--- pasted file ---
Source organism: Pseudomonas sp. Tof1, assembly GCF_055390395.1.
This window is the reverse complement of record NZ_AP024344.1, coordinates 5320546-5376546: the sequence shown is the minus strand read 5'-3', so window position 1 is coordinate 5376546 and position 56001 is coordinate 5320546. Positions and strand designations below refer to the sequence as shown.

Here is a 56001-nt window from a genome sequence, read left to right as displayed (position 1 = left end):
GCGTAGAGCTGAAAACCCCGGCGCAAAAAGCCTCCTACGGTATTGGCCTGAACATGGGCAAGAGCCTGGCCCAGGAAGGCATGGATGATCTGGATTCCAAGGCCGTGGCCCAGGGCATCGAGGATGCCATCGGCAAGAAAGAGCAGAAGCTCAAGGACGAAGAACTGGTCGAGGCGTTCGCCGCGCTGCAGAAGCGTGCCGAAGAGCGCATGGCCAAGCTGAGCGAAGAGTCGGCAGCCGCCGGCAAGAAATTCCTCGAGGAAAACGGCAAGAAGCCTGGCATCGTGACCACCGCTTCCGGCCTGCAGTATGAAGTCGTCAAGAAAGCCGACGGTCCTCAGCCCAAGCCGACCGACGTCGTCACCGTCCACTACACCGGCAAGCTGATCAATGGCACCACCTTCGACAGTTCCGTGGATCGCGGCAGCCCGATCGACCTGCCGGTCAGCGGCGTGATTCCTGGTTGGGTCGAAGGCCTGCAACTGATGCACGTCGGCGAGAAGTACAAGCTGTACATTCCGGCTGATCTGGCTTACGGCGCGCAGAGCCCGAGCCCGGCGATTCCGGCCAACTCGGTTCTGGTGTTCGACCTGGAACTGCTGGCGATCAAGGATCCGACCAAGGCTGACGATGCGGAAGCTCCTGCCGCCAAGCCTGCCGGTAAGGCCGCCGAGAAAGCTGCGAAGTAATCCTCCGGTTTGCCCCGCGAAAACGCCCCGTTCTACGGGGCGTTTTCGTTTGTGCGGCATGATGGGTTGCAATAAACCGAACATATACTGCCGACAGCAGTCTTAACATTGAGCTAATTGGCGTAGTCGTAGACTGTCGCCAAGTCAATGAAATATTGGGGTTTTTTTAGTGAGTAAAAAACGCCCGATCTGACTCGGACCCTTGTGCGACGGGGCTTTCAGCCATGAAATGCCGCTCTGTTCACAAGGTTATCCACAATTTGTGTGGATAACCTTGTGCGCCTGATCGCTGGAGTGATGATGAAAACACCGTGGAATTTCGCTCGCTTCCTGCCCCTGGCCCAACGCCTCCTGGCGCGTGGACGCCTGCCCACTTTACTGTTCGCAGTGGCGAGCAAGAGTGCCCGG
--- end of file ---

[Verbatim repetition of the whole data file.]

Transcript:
Source organism: Pseudomonas sp. Tof1, assembly GCF_055390395.1.
This window is the reverse complement of record NZ_AP024344.1, coordinates 5320546-5376546: the sequence shown is the minus strand read 5'-3', so window position 1 is coordinate 5376546 and position 56001 is coordinate 5320546. Positions and strand designations below refer to the sequence as shown.

Here is a 56001-nt window from a genome sequence, read left to right as displayed (position 1 = left end):
GCGTAGAGCTGAAAACCCCGGCGCAAAAAGCCTCCTACGGTATTGGCCTGAACATGGGCAAGAGCCTGGCCCAGGAAGGCATGGATGATCTGGATTCCAAGGCCGTGGCCCAGGGCATCGAGGATGCCATCGGCAAGAAAGAGCAGAAGCTCAAGGACGAAGAACTGGTCGAGGCGTTCGCCGCGCTGCAGAAGCGTGCCGAAGAGCGCATGGCCAAGCTGAGCGAAGAGTCGGCAGCCGCCGGCAAGAAATTCCTCGAGGAAAACGGCAAGAAGCCTGGCATCGTGACCACCGCTTCCGGCCTGCAGTATGAAGTCGTCAAGAAAGCCGACGGTCCTCAGCCCAAGCCGACCGACGTCGTCACCGTCCACTACACCGGCAAGCTGATCAATGGCACCACCTTCGACAGTTCCGTGGATCGCGGCAGCCCGATCGACCTGCCGGTCAGCGGCGTGATTCCTGGTTGGGTCGAAGGCCTGCAACTGATGCACGTCGGCGAGAAGTACAAGCTGTACATTCCGGCTGATCTGGCTTACGGCGCGCAGAGCCCGAGCCCGGCGATTCCGGCCAACTCGGTTCTGGTGTTCGACCTGGAACTGCTGGCGATCAAGGATCCGACCAAGGCTGACGATGCGGAAGCTCCTGCCGCCAAGCCTGCCGGTAAGGCCGCCGAGAAAGCTGCGAAGTAATCCTCCGGTTTGCCCCGCGAAAACGCCCCGTTCTACGGGGCGTTTTCGTTTGTGCGGCATGATGGGTTGCAATAAACCGAACATATACTGCCGACAGCAGTCTTAACATTGAGCTAATTGGCGTAGTCGTAGACTGTCGCCAAGTCAATGAAATATTGGGGTTTTTTTAGTGAGTAAAAAACGCCCGATCTGACTCGGACCCTTGTGCGACGGGGCTTTCAGCCATGAAATGCCGCTCTGTTCACAAGGTTATCCACAATTTGTGTGGATAACCTTGTGCGCCTGATCGCTGGAGTGATGATGAAAACACCGTGGAATTTCGCTCGCTTCCTGCCCCTGGCCCAACGCCTCCTGGCGCGTGGACGCCTGCCCACTTTACTGTTCGCAGTGGCGAGCAAGAGTGCCCGG